Maintenance of farm vehicle suspension
About 35 years ago, most farm trailers, were only about 3 to 5 ton capacity and single axle. A single axle needs no suspension thus trailers required very little maintenance. Around that time I believe I remember there was an explosion of bigger trailers of 8 and 10 ton with 2 axles. Two axles require suspension and most farm trailers use shackle pins or rocking beams with bushes requiring frequent greasing. We have recently noticed an upsurge in suspension repairs both with our own and customers trailers. In order to combat these failures we have increased our greasing frequency. As well as this increased frequency we also, regularly, grease the suspension while the trailer is jacked up and supported under the chassis. This allows the pins to drop to the other side of the bushes thus allowing the grease to occupy the vacated space (the load bearing side of the pin / bush).
Another recurring failure we have encountered recently is with certain models of 4WD tractors. Many manufacturers are now using muff couplings on the front prop shaft instead of universal joints. The problem being, that if the trunion bushes become worn, the front axle becomes miss aligned, and the muff couplings can't accommodate the misalignment and so the splines will fail. This is an expensive repair because the spline which protrudes from the rear of the front diff is part of the pinion which is matched with the crown wheel and thus only available as a pair. Although our tractors and telehandlers all use UJs in the prop shafts, so avoiding the spline failures, we still don't want the trunions to fail so we are taking extra care with the greasing, including jacking up as described above. This is now our standard practice with all our own and our customers equipment. It is usually possible to build up these trunnions, please ring for advice and ask for John Parlour. 01609 773607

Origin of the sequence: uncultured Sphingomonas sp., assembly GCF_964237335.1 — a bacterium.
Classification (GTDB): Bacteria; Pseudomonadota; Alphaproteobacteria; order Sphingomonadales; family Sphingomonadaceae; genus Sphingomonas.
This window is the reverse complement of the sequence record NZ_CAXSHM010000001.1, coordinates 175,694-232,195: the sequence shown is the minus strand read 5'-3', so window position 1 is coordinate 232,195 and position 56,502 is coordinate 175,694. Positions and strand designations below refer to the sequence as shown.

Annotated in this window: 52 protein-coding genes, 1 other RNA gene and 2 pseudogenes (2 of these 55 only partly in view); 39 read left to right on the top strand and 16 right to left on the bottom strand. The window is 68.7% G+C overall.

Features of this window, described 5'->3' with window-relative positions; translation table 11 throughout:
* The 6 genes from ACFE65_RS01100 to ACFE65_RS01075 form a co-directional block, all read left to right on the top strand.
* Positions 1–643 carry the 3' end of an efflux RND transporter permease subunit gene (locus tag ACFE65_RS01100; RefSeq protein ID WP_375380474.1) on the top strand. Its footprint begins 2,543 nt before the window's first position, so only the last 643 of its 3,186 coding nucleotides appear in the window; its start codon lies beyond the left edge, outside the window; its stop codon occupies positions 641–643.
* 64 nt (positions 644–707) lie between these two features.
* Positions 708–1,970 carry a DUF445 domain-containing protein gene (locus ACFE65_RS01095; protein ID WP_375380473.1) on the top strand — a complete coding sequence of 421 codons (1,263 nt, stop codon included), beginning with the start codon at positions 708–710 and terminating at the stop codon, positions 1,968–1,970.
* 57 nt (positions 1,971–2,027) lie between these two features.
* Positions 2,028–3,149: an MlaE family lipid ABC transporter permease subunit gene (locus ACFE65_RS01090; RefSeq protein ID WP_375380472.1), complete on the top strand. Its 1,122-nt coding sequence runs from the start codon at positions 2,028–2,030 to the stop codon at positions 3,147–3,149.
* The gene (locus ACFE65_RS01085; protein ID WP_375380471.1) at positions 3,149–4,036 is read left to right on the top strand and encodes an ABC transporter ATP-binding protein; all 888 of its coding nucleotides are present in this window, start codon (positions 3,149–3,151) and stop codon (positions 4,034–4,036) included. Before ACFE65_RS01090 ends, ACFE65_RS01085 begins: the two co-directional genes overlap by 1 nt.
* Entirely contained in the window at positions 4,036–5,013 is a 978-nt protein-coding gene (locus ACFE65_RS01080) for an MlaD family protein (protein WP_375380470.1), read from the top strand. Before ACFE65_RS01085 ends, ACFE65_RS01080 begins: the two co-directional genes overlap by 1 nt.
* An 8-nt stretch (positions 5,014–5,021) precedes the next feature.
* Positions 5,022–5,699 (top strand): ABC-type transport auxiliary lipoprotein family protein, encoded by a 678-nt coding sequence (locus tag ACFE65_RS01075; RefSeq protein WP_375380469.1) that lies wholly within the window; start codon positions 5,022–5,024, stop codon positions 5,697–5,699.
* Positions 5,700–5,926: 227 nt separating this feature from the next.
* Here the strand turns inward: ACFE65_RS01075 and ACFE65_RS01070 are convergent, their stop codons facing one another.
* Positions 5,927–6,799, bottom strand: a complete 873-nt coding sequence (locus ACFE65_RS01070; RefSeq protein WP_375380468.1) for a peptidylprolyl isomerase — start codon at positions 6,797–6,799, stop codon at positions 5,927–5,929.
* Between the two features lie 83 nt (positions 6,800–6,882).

Occasionally, if there is already considerable wear, the above method of greasing may not work, so I made this thin pipe for squirting grease into small gaps between bush and trunion, see pic, it works well and is easy to make from a piece of bundy tube (automotive fuel etc. pipe) available from auto factors or us. Just thread one end and screw in a grease nipple and flatten the other end with a hammer you can get it really thin without blocking it but be careful. You can also file it to make it even thinner.
We have done a little research into the best grease for this purpose and have chosen to use molly grease. We now regularly use Molybdenum Disulfide grease on ours and customers equipment where sliding occurs eg. pins bushes, the sliding mast on telehandlers, splines etc. Click here for more info on Molybdenum Disulfide.